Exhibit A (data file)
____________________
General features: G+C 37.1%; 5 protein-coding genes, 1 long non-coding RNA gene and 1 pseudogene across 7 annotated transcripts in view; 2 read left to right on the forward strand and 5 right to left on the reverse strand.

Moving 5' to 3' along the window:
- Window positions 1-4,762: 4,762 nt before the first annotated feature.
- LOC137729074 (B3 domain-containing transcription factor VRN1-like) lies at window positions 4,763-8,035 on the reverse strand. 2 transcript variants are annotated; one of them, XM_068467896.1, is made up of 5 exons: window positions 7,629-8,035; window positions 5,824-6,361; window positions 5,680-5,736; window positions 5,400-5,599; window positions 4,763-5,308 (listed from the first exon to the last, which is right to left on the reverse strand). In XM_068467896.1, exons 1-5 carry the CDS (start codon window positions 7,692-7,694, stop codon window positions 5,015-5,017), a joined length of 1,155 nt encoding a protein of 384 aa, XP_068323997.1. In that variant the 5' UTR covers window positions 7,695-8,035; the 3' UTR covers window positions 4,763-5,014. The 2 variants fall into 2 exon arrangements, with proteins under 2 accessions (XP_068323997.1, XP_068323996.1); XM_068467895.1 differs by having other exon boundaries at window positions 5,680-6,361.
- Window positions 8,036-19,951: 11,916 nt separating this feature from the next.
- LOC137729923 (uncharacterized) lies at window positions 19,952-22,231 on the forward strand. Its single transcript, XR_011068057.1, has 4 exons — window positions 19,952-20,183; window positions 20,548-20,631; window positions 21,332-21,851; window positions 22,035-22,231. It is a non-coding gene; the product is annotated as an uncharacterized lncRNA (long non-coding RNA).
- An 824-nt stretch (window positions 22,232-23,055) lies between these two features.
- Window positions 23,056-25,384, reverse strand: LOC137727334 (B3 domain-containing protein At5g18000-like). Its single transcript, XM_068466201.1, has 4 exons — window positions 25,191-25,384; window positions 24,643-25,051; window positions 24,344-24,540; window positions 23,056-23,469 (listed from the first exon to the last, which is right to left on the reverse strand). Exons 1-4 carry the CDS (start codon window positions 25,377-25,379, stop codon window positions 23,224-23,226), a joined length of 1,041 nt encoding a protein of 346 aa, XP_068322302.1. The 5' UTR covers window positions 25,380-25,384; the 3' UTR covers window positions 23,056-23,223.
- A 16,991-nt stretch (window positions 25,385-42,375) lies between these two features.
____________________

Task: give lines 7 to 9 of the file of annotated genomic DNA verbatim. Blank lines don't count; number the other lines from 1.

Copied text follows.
- An 824-nt stretch (window positions 22,232-23,055) lies between these two features.
- Window positions 23,056-25,384, reverse strand: LOC137727334 (B3 domain-containing protein At5g18000-like). Its single transcript, XM_068466201.1, has 4 exons — window positions 25,191-25,384; window positions 24,643-25,051; window positions 24,344-24,540; window positions 23,056-23,469 (listed from the first exon to the last, which is right to left on the reverse strand). Exons 1-4 carry the CDS (start codon window positions 25,377-25,379, stop codon window positions 23,224-23,226), a joined length of 1,041 nt encoding a protein of 346 aa, XP_068322302.1. The 5' UTR covers window positions 25,380-25,384; the 3' UTR covers window positions 23,056-23,223.
- A 16,991-nt stretch (window positions 25,385-42,375) lies between these two features.